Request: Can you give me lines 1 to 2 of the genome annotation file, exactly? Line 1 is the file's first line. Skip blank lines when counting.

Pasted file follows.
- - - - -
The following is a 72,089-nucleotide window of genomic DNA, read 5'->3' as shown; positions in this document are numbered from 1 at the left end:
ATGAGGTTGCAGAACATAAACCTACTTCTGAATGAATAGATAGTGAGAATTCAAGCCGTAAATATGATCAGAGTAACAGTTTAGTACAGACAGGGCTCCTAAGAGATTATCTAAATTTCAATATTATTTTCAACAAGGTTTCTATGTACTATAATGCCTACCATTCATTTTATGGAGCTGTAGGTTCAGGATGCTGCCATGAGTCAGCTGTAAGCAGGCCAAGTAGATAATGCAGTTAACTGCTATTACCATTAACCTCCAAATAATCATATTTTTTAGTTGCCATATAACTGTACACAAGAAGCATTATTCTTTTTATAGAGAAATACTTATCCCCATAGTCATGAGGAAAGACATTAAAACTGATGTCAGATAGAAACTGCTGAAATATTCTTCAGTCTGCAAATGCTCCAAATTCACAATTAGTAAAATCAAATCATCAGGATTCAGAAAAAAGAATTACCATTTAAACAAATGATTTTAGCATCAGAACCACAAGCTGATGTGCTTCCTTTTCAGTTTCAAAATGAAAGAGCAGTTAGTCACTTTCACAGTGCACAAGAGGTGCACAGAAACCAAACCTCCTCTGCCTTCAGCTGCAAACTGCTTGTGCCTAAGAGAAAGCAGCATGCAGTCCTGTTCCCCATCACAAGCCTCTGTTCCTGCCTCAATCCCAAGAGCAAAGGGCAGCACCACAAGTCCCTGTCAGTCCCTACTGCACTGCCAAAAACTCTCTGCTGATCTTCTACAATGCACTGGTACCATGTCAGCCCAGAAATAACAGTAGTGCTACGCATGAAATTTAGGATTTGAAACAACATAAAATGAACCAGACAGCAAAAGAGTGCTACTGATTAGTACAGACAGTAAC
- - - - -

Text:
The following is a 72,089-nucleotide window of genomic DNA, read 5'->3' as shown; positions in this document are numbered from 1 at the left end:
ATGAGGTTGCAGAACATAAACCTACTTCTGAATGAATAGATAGTGAGAATTCAAGCCGTAAATATGATCAGAGTAACAGTTTAGTACAGACAGGGCTCCTAAGAGATTATCTAAATTTCAATATTATTTTCAACAAGGTTTCTATGTACTATAATGCCTACCATTCATTTTATGGAGCTGTAGGTTCAGGATGCTGCCATGAGTCAGCTGTAAGCAGGCCAAGTAGATAATGCAGTTAACTGCTATTACCATTAACCTCCAAATAATCATATTTTTTAGTTGCCATATAACTGTACACAAGAAGCATTATTCTTTTTATAGAGAAATACTTATCCCCATAGTCATGAGGAAAGACATTAAAACTGATGTCAGATAGAAACTGCTGAAATATTCTTCAGTCTGCAAATGCTCCAAATTCACAATTAGTAAAATCAAATCATCAGGATTCAGAAAAAAGAATTACCATTTAAACAAATGATTTTAGCATCAGAACCACAAGCTGATGTGCTTCCTTTTCAGTTTCAAAATGAAAGAGCAGTTAGTCACTTTCACAGTGCACAAGAGGTGCACAGAAACCAAACCTCCTCTGCCTTCAGCTGCAAACTGCTTGTGCCTAAGAGAAAGCAGCATGCAGTCCTGTTCCCCATCACAAGCCTCTGTTCCTGCCTCAATCCCAAGAGCAAAGGGCAGCACCACAAGTCCCTGTCAGTCCCTACTGCACTGCCAAAAACTCTCTGCTGATCTTCTACAATGCACTGGTACCATGTCAGCCCAGAAATAACAGTAGTGCTACGCATGAAATTTAGGATTTGAAACAACATAAAATGAACCAGACAGCAAAAGAGTGCTACTGATTAGTACAGACAGTAAC